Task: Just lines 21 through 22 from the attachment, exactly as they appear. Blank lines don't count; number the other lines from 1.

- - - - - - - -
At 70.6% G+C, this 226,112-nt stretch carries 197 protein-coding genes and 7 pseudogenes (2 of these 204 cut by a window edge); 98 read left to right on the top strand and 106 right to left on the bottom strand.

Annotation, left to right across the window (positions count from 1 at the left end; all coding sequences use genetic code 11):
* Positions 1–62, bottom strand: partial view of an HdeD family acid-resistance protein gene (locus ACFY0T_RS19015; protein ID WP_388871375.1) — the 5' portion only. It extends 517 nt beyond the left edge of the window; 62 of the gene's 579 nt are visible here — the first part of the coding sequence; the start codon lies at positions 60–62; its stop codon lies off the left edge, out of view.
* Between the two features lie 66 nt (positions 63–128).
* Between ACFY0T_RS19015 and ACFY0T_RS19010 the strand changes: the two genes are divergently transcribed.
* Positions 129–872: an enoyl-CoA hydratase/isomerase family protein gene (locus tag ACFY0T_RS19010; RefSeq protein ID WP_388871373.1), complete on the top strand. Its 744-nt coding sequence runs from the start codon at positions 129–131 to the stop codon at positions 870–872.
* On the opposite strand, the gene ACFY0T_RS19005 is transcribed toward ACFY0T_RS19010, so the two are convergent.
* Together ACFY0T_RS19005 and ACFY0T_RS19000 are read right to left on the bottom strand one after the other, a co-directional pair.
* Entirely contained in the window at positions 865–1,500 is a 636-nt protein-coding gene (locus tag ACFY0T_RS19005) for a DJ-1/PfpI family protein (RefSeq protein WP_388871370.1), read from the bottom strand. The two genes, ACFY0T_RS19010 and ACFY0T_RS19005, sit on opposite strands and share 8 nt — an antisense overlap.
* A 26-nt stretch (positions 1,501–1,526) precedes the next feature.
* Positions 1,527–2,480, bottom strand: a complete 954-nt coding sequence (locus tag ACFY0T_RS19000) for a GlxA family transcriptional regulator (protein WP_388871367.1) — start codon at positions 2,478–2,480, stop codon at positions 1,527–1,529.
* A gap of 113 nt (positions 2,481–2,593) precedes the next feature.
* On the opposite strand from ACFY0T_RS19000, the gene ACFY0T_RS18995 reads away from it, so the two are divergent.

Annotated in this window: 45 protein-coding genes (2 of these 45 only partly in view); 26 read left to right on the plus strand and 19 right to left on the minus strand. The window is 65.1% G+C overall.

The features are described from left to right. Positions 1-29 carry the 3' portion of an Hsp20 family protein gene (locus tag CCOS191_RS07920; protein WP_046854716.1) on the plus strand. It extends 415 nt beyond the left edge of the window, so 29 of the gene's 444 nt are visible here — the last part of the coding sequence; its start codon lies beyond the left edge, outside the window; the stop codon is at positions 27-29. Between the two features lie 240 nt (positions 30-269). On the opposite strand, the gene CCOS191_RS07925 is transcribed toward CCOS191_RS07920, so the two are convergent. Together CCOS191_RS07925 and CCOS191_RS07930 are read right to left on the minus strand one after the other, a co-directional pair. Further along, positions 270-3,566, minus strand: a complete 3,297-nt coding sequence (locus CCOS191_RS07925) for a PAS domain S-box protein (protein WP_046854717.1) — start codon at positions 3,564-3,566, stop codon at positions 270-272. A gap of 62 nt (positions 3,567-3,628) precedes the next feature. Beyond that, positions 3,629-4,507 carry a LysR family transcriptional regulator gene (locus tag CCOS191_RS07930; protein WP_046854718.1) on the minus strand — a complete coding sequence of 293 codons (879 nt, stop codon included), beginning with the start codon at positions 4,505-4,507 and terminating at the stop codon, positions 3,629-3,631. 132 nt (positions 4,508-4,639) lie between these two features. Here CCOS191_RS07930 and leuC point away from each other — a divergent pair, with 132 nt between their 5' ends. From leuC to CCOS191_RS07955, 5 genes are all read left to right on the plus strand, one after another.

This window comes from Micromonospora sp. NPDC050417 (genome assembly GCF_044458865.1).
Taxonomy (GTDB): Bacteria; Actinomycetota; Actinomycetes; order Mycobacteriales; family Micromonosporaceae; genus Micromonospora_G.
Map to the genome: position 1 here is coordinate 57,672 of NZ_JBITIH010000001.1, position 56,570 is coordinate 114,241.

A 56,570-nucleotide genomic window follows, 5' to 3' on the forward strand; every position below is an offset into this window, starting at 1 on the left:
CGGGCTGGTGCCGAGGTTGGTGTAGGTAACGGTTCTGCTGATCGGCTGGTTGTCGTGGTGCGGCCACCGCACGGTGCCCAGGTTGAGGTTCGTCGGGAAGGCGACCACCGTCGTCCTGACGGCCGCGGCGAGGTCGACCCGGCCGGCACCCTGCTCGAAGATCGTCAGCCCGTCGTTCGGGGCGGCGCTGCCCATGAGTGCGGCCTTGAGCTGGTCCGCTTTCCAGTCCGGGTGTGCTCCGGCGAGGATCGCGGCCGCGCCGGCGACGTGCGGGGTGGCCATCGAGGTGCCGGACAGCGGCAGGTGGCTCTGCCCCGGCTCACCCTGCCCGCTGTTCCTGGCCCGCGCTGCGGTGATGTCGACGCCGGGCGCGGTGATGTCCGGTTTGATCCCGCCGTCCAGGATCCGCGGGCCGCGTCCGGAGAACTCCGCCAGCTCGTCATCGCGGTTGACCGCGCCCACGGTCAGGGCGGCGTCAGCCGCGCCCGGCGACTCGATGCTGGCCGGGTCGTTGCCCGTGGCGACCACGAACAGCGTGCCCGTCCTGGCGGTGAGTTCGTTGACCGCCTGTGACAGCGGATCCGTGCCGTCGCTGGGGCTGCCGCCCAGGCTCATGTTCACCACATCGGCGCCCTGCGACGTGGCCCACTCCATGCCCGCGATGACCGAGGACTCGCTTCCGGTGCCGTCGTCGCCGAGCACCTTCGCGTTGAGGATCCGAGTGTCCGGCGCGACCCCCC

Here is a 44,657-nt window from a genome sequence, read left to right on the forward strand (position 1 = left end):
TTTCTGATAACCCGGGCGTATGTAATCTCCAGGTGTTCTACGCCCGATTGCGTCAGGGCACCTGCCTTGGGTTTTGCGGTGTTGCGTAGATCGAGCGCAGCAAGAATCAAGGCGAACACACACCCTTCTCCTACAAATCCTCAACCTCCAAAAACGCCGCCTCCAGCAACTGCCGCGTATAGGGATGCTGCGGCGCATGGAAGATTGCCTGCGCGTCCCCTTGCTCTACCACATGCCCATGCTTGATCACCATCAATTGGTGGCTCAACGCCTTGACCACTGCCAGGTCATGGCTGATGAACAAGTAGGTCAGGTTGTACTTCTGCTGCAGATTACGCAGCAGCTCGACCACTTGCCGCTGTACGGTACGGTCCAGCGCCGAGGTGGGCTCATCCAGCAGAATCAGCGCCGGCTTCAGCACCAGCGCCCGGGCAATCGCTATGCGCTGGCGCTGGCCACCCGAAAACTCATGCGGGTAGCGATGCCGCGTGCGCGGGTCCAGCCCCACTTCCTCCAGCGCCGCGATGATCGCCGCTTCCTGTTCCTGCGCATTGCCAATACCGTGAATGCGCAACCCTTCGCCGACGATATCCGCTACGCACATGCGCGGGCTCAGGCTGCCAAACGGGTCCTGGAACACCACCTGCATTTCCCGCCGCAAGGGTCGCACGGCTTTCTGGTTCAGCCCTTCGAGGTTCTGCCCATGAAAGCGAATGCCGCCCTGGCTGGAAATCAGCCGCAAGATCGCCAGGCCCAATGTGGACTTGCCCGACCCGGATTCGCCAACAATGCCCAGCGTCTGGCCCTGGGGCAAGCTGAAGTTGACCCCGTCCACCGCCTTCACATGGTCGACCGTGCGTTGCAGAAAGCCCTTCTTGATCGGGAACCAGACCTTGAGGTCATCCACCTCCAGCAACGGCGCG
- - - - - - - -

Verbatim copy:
Here is a 44,657-nt window from a genome sequence, read left to right on the forward strand (position 1 = left end):
TTTCTGATAACCCGGGCGTATGTAATCTCCAGGTGTTCTACGCCCGATTGCGTCAGGGCACCTGCCTTGGGTTTTGCGGTGTTGCGTAGATCGAGCGCAGCAAGAATCAAGGCGAACACACACCCTTCTCCTACAAATCCTCAACCTCCAAAAACGCCGCCTCCAGCAACTGCCGCGTATAGGGATGCTGCGGCGCATGGAAGATTGCCTGCGCGTCCCCTTGCTCTACCACATGCCCATGCTTGATCACCATCAATTGGTGGCTCAACGCCTTGACCACTGCCAGGTCATGGCTGATGAACAAGTAGGTCAGGTTGTACTTCTGCTGCAGATTACGCAGCAGCTCGACCACTTGCCGCTGTACGGTACGGTCCAGCGCCGAGGTGGGCTCATCCAGCAGAATCAGCGCCGGCTTCAGCACCAGCGCCCGGGCAATCGCTATGCGCTGGCGCTGGCCACCCGAAAACTCATGCGGGTAGCGATGCCGCGTGCGCGGGTCCAGCCCCACTTCCTCCAGCGCCGCGATGATCGCCGCTTCCTGTTCCTGCGCATTGCCAATACCGTGAATGCGCAACCCTTCGCCGACGATATCCGCTACGCACATGCGCGGGCTCAGGCTGCCAAACGGGTCCTGGAACACCACCTGCATTTCCCGCCGCAAGGGTCGCACGGCTTTCTGGTTCAGCCCTTCGAGGTTCTGCCCATGAAAGCGAATGCCGCCCTGGCTGGAAATCAGCCGCAAGATCGCCAGGCCCAATGTGGACTTGCCCGACCCGGATTCGCCAACAATGCCCAGCGTCTGGCCCTGGGGCAAGCTGAAGTTGACCCCGTCCACCGCCTTCACATGGTCGACCGTGCGTTGCAGAAAGCCCTTCTTGATCGGGAACCAGACCTTGAGGTCATCCACCTCCAGCAACGGCGCG